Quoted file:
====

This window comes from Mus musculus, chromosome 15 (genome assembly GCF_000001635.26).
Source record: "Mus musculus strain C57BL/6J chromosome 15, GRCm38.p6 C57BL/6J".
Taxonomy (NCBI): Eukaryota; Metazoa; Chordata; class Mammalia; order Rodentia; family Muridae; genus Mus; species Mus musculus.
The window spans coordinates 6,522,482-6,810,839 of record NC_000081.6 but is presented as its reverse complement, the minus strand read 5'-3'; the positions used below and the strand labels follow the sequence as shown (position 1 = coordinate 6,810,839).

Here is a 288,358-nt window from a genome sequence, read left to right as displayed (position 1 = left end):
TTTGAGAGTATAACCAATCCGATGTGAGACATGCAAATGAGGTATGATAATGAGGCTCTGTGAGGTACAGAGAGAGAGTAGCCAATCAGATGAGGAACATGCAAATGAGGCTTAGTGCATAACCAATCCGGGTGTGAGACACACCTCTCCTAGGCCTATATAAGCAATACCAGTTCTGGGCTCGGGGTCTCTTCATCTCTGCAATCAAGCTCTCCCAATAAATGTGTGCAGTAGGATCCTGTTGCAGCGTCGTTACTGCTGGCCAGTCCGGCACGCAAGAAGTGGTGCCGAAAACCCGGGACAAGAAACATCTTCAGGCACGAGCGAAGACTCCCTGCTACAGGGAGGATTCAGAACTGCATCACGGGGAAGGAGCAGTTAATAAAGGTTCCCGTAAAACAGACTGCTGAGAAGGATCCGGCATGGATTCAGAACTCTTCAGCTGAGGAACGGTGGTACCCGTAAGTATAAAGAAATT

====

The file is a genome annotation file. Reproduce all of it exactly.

This window comes from Mus musculus, chromosome 15 (genome assembly GCF_000001635.26).
Source record: "Mus musculus strain C57BL/6J chromosome 15, GRCm38.p6 C57BL/6J".
Taxonomy (NCBI): Eukaryota; Metazoa; Chordata; class Mammalia; order Rodentia; family Muridae; genus Mus; species Mus musculus.
The window spans coordinates 6,522,482-6,810,839 of record NC_000081.6 but is presented as its reverse complement, the minus strand read 5'-3'; the positions used below and the strand labels follow the sequence as shown (position 1 = coordinate 6,810,839).

Here is a 288,358-nt window from a genome sequence, read left to right as displayed (position 1 = left end):
TTTGAGAGTATAACCAATCCGATGTGAGACATGCAAATGAGGTATGATAATGAGGCTCTGTGAGGTACAGAGAGAGAGTAGCCAATCAGATGAGGAACATGCAAATGAGGCTTAGTGCATAACCAATCCGGGTGTGAGACACACCTCTCCTAGGCCTATATAAGCAATACCAGTTCTGGGCTCGGGGTCTCTTCATCTCTGCAATCAAGCTCTCCCAATAAATGTGTGCAGTAGGATCCTGTTGCAGCGTCGTTACTGCTGGCCAGTCCGGCACGCAAGAAGTGGTGCCGAAAACCCGGGACAAGAAACATCTTCAGGCACGAGCGAAGACTCCCTGCTACAGGGAGGATTCAGAACTGCATCACGGGGAAGGAGCAGTTAATAAAGGTTCCCGTAAAACAGACTGCTGAGAAGGATCCGGCATGGATTCAGAACTCTTCAGCTGAGGAACGGTGGTACCCGTAAGTATAAAGAAATT